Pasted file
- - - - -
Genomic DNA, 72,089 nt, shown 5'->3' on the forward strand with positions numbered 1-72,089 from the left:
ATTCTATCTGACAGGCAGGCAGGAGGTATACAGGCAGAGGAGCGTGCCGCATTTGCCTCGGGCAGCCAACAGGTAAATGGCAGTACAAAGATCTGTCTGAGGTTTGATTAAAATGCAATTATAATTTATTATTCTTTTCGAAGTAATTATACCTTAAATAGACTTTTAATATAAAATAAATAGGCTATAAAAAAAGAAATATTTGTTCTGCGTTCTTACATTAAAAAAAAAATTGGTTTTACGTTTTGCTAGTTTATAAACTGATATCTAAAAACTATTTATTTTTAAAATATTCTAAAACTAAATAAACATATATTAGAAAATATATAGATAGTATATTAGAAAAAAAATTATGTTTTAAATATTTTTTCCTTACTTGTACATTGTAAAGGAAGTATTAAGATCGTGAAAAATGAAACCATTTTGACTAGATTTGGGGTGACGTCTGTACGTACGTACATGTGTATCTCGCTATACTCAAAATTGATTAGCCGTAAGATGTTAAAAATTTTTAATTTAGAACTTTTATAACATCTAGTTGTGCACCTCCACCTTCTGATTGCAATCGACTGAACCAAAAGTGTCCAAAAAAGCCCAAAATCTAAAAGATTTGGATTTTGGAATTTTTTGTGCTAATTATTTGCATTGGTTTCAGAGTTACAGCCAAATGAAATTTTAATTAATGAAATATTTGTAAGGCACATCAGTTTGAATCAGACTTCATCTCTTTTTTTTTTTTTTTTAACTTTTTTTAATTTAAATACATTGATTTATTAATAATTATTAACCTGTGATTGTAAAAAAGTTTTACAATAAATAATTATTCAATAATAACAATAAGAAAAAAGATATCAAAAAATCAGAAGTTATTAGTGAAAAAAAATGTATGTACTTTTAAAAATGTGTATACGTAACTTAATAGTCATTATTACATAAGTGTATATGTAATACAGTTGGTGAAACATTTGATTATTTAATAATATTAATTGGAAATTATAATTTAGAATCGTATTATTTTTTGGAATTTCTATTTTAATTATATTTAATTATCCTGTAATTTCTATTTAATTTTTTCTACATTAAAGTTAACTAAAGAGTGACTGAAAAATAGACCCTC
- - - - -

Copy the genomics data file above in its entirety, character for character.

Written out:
Genomic DNA, 72,089 nt, shown 5'->3' on the forward strand with positions numbered 1-72,089 from the left:
ATTCTATCTGACAGGCAGGCAGGAGGTATACAGGCAGAGGAGCGTGCCGCATTTGCCTCGGGCAGCCAACAGGTAAATGGCAGTACAAAGATCTGTCTGAGGTTTGATTAAAATGCAATTATAATTTATTATTCTTTTCGAAGTAATTATACCTTAAATAGACTTTTAATATAAAATAAATAGGCTATAAAAAAAGAAATATTTGTTCTGCGTTCTTACATTAAAAAAAAAATTGGTTTTACGTTTTGCTAGTTTATAAACTGATATCTAAAAACTATTTATTTTTAAAATATTCTAAAACTAAATAAACATATATTAGAAAATATATAGATAGTATATTAGAAAAAAAATTATGTTTTAAATATTTTTTCCTTACTTGTACATTGTAAAGGAAGTATTAAGATCGTGAAAAATGAAACCATTTTGACTAGATTTGGGGTGACGTCTGTACGTACGTACATGTGTATCTCGCTATACTCAAAATTGATTAGCCGTAAGATGTTAAAAATTTTTAATTTAGAACTTTTATAACATCTAGTTGTGCACCTCCACCTTCTGATTGCAATCGACTGAACCAAAAGTGTCCAAAAAAGCCCAAAATCTAAAAGATTTGGATTTTGGAATTTTTTGTGCTAATTATTTGCATTGGTTTCAGAGTTACAGCCAAATGAAATTTTAATTAATGAAATATTTGTAAGGCACATCAGTTTGAATCAGACTTCATCTCTTTTTTTTTTTTTTTTAACTTTTTTTAATTTAAATACATTGATTTATTAATAATTATTAACCTGTGATTGTAAAAAAGTTTTACAATAAATAATTATTCAATAATAACAATAAGAAAAAAGATATCAAAAAATCAGAAGTTATTAGTGAAAAAAAATGTATGTACTTTTAAAAATGTGTATACGTAACTTAATAGTCATTATTACATAAGTGTATATGTAATACAGTTGGTGAAACATTTGATTATTTAATAATATTAATTGGAAATTATAATTTAGAATCGTATTATTTTTTGGAATTTCTATTTTAATTATATTTAATTATCCTGTAATTTCTATTTAATTTTTTCTACATTAAAGTTAACTAAAGAGTGACTGAAAAATAGACCCTC